That a positive attitude and psychological support can promote the therapy of cancer and even encourage the cure is a widely held view. In this paper the capabilities and limitations of positive psychology and psychotherapy will be discussed with the aid of two studies. The first one has laid the foundation for this research area and the second study replicated the latter using a more appropriate methodology. It will be shown that some assumptions made in recent decades are not more than parts of a myth, which is progressively dissolved by high quality studies.
Positive Psychology And Psychotherapy: How Do They Influence The Treatment Of Cancer?
In 1989 Spiegel and colleagues, have published one of the first and still frequently cited studies that reports a relationship between the attendance of breast cancer patients in in-group psychotherapy and their survival time (Spiegel, Bloom, Kraemer & Gottheil, 1989). Since then, many studies with similar results (e.g. Fawzy et al., as described in Coyne, Stefanek & Palmer, 2007) were released. Other researchers and even an entire area in psychology, namely positive psychology, believe apart from this life-prolonging effect in positive outcomes like a better quality of life (Colby & Shifren, 2013) or an improved adjustment to cancer (Mark & Meyer, as described in Helgeson, Cohen, Schulz & Yasko, 2001), which can allegedly be achieved through a positive attitude or psychological intervention. Those assumptions became popular among the general population in the last decades and influence therefore not only the attitude of cancer patients toward their disease, but also the expectation of other people towards the patients.
Since there is not only support for the impact of positive psychology and psychotherapy on the cure and therapy of cancer, but also more and more critical studies and meta-analyses of previous studies, the question of the effectiveness and importance of intervention for the patients will be discussed in this paper. To begin with, the advantages of a positive attitude and psychotherapy for cancer patients are discussed, followed by a description of Spiegel and colleagues’ popular study. The points of criticism will be presented and a comparison will be provided by a study, which does not support the above-described point of view. This discussion should provide a basis to show that the assertions of positive psychologists and supporter of psychotherapy’s positive affect on cancer cure are a myth without sufficient evidence and information, cancer patients and their families can not rely on.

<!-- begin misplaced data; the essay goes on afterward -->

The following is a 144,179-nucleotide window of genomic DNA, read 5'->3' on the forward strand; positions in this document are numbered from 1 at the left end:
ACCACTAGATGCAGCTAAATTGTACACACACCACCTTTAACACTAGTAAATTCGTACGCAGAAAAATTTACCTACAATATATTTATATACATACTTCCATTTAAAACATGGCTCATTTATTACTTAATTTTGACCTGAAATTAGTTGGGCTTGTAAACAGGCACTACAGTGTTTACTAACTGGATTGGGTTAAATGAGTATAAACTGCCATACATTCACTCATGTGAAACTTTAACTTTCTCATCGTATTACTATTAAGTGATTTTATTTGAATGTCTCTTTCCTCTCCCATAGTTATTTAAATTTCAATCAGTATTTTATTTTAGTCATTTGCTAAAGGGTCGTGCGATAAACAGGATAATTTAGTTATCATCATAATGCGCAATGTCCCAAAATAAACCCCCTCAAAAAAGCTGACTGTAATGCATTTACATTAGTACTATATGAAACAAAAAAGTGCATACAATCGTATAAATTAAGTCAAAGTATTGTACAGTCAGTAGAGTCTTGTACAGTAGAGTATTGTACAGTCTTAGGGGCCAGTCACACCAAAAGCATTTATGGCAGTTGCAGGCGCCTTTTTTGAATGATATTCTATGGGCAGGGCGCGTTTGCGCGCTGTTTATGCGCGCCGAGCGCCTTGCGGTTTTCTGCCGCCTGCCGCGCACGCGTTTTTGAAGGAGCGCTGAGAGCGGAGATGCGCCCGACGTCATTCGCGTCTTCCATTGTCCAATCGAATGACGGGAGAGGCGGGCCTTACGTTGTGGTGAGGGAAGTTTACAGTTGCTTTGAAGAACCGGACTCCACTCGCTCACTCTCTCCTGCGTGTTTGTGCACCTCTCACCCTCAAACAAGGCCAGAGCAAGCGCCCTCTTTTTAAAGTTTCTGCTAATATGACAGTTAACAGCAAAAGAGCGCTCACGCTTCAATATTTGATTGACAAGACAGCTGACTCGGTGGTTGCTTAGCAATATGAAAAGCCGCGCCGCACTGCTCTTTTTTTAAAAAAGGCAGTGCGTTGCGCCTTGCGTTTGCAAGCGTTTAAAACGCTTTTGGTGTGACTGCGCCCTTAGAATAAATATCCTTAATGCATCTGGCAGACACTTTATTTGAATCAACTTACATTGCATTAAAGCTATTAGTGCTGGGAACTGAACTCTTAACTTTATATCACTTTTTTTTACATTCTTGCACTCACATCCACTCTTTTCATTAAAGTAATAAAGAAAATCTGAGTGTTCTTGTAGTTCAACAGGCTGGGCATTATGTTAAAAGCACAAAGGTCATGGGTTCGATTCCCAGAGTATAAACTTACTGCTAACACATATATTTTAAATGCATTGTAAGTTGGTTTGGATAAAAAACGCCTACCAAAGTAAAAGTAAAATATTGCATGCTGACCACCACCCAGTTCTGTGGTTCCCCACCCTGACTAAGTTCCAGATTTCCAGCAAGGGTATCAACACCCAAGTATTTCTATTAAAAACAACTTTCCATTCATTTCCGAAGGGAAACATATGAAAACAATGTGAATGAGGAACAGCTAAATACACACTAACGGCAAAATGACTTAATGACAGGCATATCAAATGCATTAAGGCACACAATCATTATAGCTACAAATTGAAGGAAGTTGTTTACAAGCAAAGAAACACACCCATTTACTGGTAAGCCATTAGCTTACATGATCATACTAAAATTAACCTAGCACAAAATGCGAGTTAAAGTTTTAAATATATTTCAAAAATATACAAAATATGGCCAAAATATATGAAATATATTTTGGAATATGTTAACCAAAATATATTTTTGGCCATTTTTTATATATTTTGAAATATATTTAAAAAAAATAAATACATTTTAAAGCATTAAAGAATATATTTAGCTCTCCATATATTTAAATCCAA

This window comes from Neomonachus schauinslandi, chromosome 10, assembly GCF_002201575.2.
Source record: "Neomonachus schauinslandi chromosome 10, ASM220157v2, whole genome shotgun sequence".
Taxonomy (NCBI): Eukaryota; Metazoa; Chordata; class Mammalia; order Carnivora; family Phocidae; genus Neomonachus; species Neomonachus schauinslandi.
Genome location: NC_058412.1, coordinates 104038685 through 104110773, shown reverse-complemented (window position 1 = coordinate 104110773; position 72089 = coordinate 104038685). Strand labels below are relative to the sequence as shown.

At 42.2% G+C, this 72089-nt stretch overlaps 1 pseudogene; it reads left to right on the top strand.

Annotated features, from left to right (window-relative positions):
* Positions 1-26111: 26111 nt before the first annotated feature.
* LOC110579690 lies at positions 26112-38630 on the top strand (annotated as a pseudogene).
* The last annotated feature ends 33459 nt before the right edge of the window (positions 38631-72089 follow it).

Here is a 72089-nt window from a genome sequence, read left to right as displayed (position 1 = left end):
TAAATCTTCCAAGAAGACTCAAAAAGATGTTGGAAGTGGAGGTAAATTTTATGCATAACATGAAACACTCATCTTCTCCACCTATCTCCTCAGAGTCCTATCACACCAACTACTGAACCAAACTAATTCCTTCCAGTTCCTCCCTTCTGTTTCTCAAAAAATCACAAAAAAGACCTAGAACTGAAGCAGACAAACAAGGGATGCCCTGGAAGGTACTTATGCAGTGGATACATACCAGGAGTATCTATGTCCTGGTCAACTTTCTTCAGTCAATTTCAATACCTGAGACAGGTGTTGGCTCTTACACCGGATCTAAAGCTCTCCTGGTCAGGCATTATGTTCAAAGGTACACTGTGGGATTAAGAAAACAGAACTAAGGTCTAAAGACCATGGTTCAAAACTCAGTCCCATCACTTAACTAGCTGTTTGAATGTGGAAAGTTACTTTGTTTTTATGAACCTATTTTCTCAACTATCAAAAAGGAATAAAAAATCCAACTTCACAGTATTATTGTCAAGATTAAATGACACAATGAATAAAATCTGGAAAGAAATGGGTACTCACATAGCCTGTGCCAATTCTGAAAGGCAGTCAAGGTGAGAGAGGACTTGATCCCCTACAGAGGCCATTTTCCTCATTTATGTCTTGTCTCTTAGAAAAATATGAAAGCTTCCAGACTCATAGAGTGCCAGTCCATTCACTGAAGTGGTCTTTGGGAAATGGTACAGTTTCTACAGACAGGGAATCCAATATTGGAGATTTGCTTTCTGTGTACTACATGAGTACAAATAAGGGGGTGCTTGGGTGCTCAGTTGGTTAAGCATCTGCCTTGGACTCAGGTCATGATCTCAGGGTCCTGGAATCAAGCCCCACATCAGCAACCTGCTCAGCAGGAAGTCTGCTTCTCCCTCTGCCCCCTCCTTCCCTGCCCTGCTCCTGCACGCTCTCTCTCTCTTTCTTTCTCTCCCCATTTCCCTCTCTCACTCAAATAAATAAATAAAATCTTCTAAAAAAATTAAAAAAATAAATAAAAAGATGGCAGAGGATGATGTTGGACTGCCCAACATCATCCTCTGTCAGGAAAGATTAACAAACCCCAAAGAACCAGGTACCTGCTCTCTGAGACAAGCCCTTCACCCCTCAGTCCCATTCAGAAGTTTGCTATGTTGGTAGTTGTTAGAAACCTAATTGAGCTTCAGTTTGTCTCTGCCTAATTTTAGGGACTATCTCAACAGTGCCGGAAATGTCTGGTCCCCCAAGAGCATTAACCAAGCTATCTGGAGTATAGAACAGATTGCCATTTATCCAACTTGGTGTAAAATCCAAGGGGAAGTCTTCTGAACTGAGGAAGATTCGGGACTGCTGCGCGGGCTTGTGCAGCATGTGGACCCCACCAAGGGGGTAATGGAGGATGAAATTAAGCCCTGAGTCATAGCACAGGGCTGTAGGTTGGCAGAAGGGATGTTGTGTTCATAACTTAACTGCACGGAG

Advantages of psychological intervention and a positive attitude
In the literature about a positive attitude and psychological support for cancer patients several advantages are repeatedly mentioned. Like already described above, cancer patients who report optimism also tend to have a better quality of life (Colby & Shifren, 2013). In addition they are likely to cope better with their disease. The optimism and a positive attitude enables cancer patients to give their otherwise frightening and daunting disease a meaning, which in turn strengthens their fighting spirit and intrinsic goal to overcome the disease (Aspinwall & Tedeschi, 2010). Other effects of a positive attitude are “positive health behaviours, better recovery from certain medical procedures, positive changes in immune system functioning, and improved survival rates” (Aspinwall & Tedeschi, 2010).